Current Government Threatens Academic Freedom In Ukraine

CHICAGO, USA -- On Monday, March 19, the Board of Directors of the Chicago-based Kyiv-Mohyla Foundation of America met in Chicago to support the National University of Kyiv-Mohyla Academy, a premier university in Ukraine, and passed a resolution in response to a crisis of democracy and academic freedom in Ukraine.

Ukraine's Minister of Education, Research and Sports, Dmitro Tabachnik, is staunchly pro-Russian.

The Board will send the resolution to Ukraine's President Viktor Yanukovych, calling for policy reforms to support Ukraine's choice for democracy, and intellectual and economic prosperity.

The Kyiv-Mohyla Foundation's Co-chairmen are William Green Miller, former U.S. Ambassador of the United States to Ukraine, and Minister Borys Tarasyuk, the Chairman of the Parliamentary Committee on European Integration and Ukraine's former Minister of Foreign Affairs.

In a statement to the board, Ambassador William Green Miller said, "We believe a free academic community is critical to the maintenance of a vibrant and viable democratic society."

He continued, "The actions of Ukraine's administration toward the country's higher learning will ultimately govern the ability of Ukraine to achieve democracy and full nationhood."

Ukraine's Ministry of Education, Research and Sports, led by Minister Dmitro Tabachnik, has not met the lawful obligations of the Bologna Declaration Ukraine signed in 2010, joining 28 European nations as signatories, promising to reform the country's higher education system allowing for academic freedom and university autonomy.

The Declaration includes specific requirements for integration of academic programs so that university degrees can have reciprocity and courses can be transferred between European countries.

Since the signing, the ministry has reversed the move toward European standards and transparency and it has assumed a centralized policy of control.

Minister Tabachnik has proposed laws undermining the European declaration and has used selective funding to exert government control of the nation's universities.

He has withheld grants and levied other economic hardships, singling out the Kyiv-Mohyla Academy, the nation's oldest and most reform-minded university for particularly harsh treatment.

"Democracy in Ukraine is only two decades old and the danger of a return to authoritarian rule is real," stated Borys Tarasyuk, Ukraine's Parliamentary Leader for European Integration.

"Intimidating the nation's cradle of future leadership for political aims is an attack not just on academic freedom, but also on Ukraine's democratic future."

The country's current archaic education system does not provide for academic freedom, university autonomy, curriculum choices, Ph.D. programs, transparency in admissions and degree awards, independence in research, management and administration, and achievement of higher educational standards.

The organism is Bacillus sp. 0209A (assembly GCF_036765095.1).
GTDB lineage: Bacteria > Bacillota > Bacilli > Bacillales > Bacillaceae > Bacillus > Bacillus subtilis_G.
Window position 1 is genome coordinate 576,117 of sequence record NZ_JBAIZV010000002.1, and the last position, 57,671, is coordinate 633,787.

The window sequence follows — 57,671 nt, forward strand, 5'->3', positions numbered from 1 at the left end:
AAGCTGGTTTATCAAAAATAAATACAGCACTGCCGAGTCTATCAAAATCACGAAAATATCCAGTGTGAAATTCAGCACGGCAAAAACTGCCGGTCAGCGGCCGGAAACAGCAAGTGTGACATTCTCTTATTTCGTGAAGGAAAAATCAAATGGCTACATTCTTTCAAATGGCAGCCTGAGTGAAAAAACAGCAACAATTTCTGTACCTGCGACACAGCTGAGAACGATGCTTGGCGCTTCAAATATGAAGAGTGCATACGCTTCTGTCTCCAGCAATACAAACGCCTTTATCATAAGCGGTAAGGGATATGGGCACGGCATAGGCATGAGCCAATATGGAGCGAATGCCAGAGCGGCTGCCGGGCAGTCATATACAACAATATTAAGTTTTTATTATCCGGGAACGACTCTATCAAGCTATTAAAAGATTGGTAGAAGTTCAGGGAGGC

The issue of certification of degrees must finally be brought into focus as well.

"The absurdity of the ministry's refusal to certify foreign academic degrees and credits, even from the best universities in the world, such as Oxford, Harvard, Stanford, Sorbonne and others makes a mockery of Ukraine's entire educational system."

"And yet, the ministry continues to promote the current antiquated Soviet relic of certification known as 'nostrifikatsia,'" said Marta Farion, president of Kyiv-Mohyla Foundation of America.

About the National University of Kyiv-Mohyla AcademyThe National University of Kyiv-Mohyla Academy, founded in 1615, is a leading university in Ukraine, much as Harvard and Yale are to the U.S. and Oxford and Cambridge are to the U.K.

The Academy is the oldest institution of higher learning in Eastern Europe and throughout its history has provided Ukraine with leaders in every sphere of endeavor including politics, military, literature, philosophy, music, and art.

It currently grants degrees, including the nation's first Ph.D.

It offers programs in key fields such as journalism, social work, political science, business, sociology, public health and a variety of programs and institutes.

The university's key role as the country's leader in education reform and as a source of human capacity for an increased role of civil society is at the core of its mission.

It continues to expand its academic programs and to press the government of Ukraine to stop the current centralization of control.

About Kyiv-Mohyla Foundation of America

The mission of Kyiv-Mohyla Foundation of America (KMFA) is to support the National University of Kyiv-Mohyla Academy through volunteer engagement and philanthropic support to reach excellence in education and innovative research, to help students and faculty achieve personal and intellectual growth and to contribute to Ukraine's democratic reform through education with a focus on the rule of law, sustained economic growth and academic collaboration with academic, business and civic institutions within the global community of nations.

Source: Kyiv-Mohyla Foundation of America

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